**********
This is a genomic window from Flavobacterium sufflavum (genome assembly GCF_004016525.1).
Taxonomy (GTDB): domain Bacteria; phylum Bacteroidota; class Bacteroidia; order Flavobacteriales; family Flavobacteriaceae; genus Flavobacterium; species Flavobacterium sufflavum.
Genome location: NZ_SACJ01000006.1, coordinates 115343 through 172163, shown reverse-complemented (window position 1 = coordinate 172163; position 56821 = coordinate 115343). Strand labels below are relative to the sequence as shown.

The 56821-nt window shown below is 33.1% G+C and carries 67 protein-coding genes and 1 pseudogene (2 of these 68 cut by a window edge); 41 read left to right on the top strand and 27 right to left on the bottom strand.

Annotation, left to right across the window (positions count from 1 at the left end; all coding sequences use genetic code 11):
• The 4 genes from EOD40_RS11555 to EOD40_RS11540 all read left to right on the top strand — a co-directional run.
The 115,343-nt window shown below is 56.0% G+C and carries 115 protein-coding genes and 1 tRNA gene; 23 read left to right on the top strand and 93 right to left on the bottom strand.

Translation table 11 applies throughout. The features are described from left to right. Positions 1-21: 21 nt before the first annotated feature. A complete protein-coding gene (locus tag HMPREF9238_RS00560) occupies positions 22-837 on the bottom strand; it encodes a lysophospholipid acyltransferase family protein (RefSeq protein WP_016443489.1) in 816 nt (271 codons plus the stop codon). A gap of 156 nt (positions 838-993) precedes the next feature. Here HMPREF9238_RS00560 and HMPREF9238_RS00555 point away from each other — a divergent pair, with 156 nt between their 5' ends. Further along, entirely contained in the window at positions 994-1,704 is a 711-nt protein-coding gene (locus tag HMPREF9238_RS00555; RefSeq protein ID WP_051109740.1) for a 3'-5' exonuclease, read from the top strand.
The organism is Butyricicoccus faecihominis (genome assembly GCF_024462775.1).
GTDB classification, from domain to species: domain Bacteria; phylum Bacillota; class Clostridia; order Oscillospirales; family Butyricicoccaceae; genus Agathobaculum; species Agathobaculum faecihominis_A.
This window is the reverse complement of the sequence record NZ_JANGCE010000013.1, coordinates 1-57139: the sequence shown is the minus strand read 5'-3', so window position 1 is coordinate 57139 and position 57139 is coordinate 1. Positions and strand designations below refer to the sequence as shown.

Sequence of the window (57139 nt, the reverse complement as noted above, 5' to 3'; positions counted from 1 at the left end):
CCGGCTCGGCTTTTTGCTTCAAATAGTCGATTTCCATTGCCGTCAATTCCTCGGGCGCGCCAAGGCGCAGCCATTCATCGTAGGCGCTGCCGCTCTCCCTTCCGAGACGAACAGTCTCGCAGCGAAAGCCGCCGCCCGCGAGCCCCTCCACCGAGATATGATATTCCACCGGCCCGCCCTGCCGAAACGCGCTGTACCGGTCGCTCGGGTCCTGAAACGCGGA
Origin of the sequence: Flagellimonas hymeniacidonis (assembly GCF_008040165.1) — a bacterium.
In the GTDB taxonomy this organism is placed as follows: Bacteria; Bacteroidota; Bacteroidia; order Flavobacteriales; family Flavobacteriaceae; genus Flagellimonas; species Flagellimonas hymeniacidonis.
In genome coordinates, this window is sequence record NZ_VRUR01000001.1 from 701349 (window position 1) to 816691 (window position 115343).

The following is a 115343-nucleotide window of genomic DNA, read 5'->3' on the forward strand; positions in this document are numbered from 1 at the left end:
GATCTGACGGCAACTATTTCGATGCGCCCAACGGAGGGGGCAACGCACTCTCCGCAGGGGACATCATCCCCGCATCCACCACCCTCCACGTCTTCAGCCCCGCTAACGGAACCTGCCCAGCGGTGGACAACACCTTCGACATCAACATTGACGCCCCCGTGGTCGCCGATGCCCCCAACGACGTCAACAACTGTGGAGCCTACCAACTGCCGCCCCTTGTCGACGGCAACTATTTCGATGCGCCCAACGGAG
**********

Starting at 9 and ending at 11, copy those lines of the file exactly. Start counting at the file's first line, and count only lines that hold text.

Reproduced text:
The organism is Butyricicoccus faecihominis (genome assembly GCF_024462775.1).
GTDB classification, from domain to species: domain Bacteria; phylum Bacillota; class Clostridia; order Oscillospirales; family Butyricicoccaceae; genus Agathobaculum; species Agathobaculum faecihominis_A.
This window is the reverse complement of the sequence record NZ_JANGCE010000013.1, coordinates 1-57139: the sequence shown is the minus strand read 5'-3', so window position 1 is coordinate 57139 and position 57139 is coordinate 1. Positions and strand designations below refer to the sequence as shown.